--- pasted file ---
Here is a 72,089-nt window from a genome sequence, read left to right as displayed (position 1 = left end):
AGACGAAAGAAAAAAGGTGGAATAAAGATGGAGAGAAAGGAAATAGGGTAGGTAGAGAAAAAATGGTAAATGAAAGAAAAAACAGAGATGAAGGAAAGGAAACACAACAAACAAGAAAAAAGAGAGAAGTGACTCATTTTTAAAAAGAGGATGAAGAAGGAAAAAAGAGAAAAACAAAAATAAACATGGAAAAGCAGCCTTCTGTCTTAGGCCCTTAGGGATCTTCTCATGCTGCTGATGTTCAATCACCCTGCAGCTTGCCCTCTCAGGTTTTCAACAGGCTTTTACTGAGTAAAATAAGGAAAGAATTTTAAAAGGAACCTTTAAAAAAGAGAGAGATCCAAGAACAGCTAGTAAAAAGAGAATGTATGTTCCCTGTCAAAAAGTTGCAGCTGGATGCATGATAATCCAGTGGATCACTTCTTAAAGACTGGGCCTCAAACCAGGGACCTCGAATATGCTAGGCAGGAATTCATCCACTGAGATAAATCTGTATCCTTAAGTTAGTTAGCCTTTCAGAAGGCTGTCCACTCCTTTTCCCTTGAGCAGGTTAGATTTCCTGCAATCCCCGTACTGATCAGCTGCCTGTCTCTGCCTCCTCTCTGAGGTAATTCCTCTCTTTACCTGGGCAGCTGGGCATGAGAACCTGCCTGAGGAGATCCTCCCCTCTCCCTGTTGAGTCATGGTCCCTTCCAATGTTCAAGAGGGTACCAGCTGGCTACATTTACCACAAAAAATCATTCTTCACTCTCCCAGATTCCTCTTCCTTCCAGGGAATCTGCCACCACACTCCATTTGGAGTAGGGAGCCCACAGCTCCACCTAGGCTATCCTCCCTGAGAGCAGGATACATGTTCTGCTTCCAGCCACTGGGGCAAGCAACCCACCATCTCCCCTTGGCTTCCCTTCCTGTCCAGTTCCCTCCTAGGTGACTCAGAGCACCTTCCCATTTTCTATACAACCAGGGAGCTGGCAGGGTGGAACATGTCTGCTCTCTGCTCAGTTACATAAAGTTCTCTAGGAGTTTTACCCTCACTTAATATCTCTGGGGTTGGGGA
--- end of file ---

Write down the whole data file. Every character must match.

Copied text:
Here is a 72,089-nt window from a genome sequence, read left to right as displayed (position 1 = left end):
AGACGAAAGAAAAAAGGTGGAATAAAGATGGAGAGAAAGGAAATAGGGTAGGTAGAGAAAAAATGGTAAATGAAAGAAAAAACAGAGATGAAGGAAAGGAAACACAACAAACAAGAAAAAAGAGAGAAGTGACTCATTTTTAAAAAGAGGATGAAGAAGGAAAAAAGAGAAAAACAAAAATAAACATGGAAAAGCAGCCTTCTGTCTTAGGCCCTTAGGGATCTTCTCATGCTGCTGATGTTCAATCACCCTGCAGCTTGCCCTCTCAGGTTTTCAACAGGCTTTTACTGAGTAAAATAAGGAAAGAATTTTAAAAGGAACCTTTAAAAAAGAGAGAGATCCAAGAACAGCTAGTAAAAAGAGAATGTATGTTCCCTGTCAAAAAGTTGCAGCTGGATGCATGATAATCCAGTGGATCACTTCTTAAAGACTGGGCCTCAAACCAGGGACCTCGAATATGCTAGGCAGGAATTCATCCACTGAGATAAATCTGTATCCTTAAGTTAGTTAGCCTTTCAGAAGGCTGTCCACTCCTTTTCCCTTGAGCAGGTTAGATTTCCTGCAATCCCCGTACTGATCAGCTGCCTGTCTCTGCCTCCTCTCTGAGGTAATTCCTCTCTTTACCTGGGCAGCTGGGCATGAGAACCTGCCTGAGGAGATCCTCCCCTCTCCCTGTTGAGTCATGGTCCCTTCCAATGTTCAAGAGGGTACCAGCTGGCTACATTTACCACAAAAAATCATTCTTCACTCTCCCAGATTCCTCTTCCTTCCAGGGAATCTGCCACCACACTCCATTTGGAGTAGGGAGCCCACAGCTCCACCTAGGCTATCCTCCCTGAGAGCAGGATACATGTTCTGCTTCCAGCCACTGGGGCAAGCAACCCACCATCTCCCCTTGGCTTCCCTTCCTGTCCAGTTCCCTCCTAGGTGACTCAGAGCACCTTCCCATTTTCTATACAACCAGGGAGCTGGCAGGGTGGAACATGTCTGCTCTCTGCTCAGTTACATAAAGTTCTCTAGGAGTTTTACCCTCACTTAATATCTCTGGGGTTGGGGA